Innovation beyond the final frontier
Space might seem a long way off, but for several Irish companies it offers plenty of potential for innovation. If you look at it the right way, the challenges posed by a spacecraft can also help to solve problems on Earth.
Meanwhile, the information being picked up by satellites that circle the planet can give valuable insights into our environment, again if you look at it the right way.
Currently about 40 Irish companies are engaging with the European Space Agency (ESA) to carry out product research and development. So what are some of those companies doing?
Quick and compact blood testing
They include Cork-based Radisens Diagnostics, which is developing point-of-care blood-testing technology that gives rapid results from just a finger-prick of blood.
Radisens is working with the ESA to put its technology aboard the International Space Station, which is orbiting Earth and is home to several crew members at any one time.
The technology being developed by Radisens allows a person to put a drop of blood on to a small plastic disc; the disc is placed into a small instrument and the blood gets spun and analysed. Ultimately the idea is that a GP could take a small blood sample from a patient and could give the results during the same visit.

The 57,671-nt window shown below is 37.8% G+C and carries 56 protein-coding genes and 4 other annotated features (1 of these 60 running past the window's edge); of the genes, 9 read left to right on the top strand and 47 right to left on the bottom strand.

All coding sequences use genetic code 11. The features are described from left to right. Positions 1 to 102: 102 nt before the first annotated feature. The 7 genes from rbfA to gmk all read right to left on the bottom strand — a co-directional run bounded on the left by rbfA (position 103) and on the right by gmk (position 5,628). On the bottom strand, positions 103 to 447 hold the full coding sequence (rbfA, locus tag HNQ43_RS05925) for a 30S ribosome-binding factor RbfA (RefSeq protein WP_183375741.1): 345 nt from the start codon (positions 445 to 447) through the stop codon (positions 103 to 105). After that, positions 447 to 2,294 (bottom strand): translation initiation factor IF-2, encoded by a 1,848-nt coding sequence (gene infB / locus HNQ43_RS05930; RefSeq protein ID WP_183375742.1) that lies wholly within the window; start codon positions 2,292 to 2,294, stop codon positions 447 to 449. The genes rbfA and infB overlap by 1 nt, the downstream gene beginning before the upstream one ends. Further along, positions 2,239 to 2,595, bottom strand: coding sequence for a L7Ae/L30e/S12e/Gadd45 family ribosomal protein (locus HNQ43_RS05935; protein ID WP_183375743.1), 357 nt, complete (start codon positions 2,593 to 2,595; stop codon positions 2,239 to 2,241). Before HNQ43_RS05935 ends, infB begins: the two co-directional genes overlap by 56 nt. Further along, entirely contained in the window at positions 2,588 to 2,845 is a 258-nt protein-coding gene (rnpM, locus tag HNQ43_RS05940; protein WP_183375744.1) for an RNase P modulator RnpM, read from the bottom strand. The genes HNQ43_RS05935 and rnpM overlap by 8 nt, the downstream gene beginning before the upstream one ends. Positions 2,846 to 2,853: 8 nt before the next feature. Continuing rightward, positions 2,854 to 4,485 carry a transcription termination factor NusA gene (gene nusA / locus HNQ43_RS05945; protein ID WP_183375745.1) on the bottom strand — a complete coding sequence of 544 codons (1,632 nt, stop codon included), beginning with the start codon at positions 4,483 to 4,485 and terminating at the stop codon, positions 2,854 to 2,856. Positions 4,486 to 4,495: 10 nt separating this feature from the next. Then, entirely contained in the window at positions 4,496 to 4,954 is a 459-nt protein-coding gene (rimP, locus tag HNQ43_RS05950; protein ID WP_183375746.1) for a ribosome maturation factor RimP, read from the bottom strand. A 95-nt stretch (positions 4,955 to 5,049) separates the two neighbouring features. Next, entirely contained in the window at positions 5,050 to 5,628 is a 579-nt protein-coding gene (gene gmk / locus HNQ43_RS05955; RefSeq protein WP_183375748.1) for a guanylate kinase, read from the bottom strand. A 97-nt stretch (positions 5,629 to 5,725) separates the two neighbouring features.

“You get lab-grade results within a couple of minutes,” says Radisens’s chief executive Jerry O’Brien, who is based at the Rubicon Centre at Cork Institute of Technology. “We concentrate on chronic disease – diabetes, thyroid disorder, heart disease and kidney disease – but we have a long road map to look at other health-related issues.”
And where does ESA come in?
“Currently on the International Space Station, they have a number of work stations to do blood testing – it’s the traditional route of taking of blood by needles, then that goes into a tube and into a big centrifuge,” O’Brien says. “In terms of potential contamination, safety and quality, it is a problem. We are very much solving those problems by putting the drop of blood on the disc and then everything is done on the disc.”
The €1 million project will send the Radisens’ technology to the ISS and use it to analyse astronauts’ blood for various bodily changes in space. The spin-off for Radisens is that the project is highly relevant to Earth, too.
“The space market isn’t a huge volume market,” says O’Brien, “but what we are developing in space is exactly what we need commercially as well. In the space station it’s a closed environment, so we can address all the quality, safety and containment issues, which are extremely important for an instrument like this in the GP clinic, where there are the same very high standards of quality and safety and control.”